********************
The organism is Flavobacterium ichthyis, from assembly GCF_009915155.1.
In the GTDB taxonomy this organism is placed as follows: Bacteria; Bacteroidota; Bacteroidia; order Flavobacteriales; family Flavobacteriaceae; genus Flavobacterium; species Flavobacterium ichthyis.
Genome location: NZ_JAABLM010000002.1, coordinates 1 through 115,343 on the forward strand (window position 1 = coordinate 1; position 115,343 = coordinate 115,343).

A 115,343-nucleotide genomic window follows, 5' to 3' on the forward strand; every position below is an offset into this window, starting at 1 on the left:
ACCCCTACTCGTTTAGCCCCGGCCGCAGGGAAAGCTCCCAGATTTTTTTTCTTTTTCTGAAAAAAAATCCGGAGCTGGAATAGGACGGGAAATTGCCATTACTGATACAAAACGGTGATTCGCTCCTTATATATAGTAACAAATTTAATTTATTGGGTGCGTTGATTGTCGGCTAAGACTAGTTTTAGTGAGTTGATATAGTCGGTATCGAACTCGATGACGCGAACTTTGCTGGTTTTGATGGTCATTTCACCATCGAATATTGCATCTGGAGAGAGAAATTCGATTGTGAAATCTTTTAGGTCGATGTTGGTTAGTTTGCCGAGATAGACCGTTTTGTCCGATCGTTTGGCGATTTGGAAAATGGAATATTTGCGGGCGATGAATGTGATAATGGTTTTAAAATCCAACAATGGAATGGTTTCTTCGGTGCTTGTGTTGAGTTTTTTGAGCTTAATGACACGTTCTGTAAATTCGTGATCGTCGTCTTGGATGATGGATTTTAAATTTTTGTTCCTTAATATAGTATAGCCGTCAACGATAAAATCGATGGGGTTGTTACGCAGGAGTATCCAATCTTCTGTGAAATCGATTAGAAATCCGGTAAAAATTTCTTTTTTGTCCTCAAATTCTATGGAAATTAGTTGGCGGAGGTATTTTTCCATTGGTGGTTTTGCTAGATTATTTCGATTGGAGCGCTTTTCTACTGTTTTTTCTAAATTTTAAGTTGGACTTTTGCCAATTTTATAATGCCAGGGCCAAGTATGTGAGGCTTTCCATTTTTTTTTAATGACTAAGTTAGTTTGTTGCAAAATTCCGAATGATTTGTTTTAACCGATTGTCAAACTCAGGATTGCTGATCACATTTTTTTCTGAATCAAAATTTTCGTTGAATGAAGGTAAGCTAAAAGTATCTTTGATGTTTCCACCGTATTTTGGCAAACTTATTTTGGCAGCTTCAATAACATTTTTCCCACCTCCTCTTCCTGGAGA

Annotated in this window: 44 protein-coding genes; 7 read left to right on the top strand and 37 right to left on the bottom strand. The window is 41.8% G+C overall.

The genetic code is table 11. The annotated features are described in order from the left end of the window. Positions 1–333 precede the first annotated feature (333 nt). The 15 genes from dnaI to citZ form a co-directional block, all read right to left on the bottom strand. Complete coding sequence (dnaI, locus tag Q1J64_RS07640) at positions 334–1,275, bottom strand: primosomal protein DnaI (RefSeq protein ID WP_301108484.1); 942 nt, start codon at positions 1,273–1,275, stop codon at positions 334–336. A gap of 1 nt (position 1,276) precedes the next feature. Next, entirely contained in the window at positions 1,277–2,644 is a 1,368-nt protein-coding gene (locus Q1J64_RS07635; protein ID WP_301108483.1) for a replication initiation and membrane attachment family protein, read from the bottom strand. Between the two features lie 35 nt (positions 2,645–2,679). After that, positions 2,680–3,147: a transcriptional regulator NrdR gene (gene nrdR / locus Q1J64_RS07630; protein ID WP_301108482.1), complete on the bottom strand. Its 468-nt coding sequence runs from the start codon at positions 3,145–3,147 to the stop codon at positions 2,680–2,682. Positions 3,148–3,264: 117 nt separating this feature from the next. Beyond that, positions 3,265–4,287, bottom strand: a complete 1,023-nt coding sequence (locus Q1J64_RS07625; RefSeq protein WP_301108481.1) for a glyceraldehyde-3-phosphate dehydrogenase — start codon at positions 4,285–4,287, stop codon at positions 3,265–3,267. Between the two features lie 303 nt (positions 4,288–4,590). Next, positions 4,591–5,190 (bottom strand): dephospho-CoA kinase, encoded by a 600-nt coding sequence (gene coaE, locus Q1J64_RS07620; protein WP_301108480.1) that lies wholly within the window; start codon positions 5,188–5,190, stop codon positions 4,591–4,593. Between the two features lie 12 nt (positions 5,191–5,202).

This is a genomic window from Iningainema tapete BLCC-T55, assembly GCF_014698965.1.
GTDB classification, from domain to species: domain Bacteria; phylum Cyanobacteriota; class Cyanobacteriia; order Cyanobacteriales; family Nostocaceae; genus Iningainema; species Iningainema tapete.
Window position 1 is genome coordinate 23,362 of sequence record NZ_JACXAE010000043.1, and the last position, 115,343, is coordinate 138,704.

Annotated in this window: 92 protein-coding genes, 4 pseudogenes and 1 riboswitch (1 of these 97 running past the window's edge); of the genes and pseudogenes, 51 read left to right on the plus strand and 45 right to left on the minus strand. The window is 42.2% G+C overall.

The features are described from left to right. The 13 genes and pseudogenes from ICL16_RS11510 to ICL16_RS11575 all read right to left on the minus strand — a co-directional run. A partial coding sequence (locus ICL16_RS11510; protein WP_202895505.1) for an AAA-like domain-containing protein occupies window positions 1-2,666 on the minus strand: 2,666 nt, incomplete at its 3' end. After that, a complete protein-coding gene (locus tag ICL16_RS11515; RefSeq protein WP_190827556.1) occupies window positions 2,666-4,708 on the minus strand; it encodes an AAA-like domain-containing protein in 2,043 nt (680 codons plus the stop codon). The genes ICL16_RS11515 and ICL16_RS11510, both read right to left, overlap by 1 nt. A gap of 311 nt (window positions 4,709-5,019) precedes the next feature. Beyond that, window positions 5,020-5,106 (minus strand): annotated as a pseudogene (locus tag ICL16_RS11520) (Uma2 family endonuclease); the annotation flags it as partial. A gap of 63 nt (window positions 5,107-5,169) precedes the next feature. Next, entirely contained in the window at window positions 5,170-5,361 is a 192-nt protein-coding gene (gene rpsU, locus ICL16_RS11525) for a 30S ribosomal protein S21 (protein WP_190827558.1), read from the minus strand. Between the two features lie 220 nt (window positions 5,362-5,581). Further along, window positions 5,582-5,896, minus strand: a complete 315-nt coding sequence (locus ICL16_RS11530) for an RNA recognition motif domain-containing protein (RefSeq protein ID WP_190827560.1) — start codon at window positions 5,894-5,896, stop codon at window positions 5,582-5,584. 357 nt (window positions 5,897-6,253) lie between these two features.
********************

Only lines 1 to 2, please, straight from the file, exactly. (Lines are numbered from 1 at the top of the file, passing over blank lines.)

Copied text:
The organism is Flavobacterium ichthyis, from assembly GCF_009915155.1.
In the GTDB taxonomy this organism is placed as follows: Bacteria; Bacteroidota; Bacteroidia; order Flavobacteriales; family Flavobacteriaceae; genus Flavobacterium; species Flavobacterium ichthyis.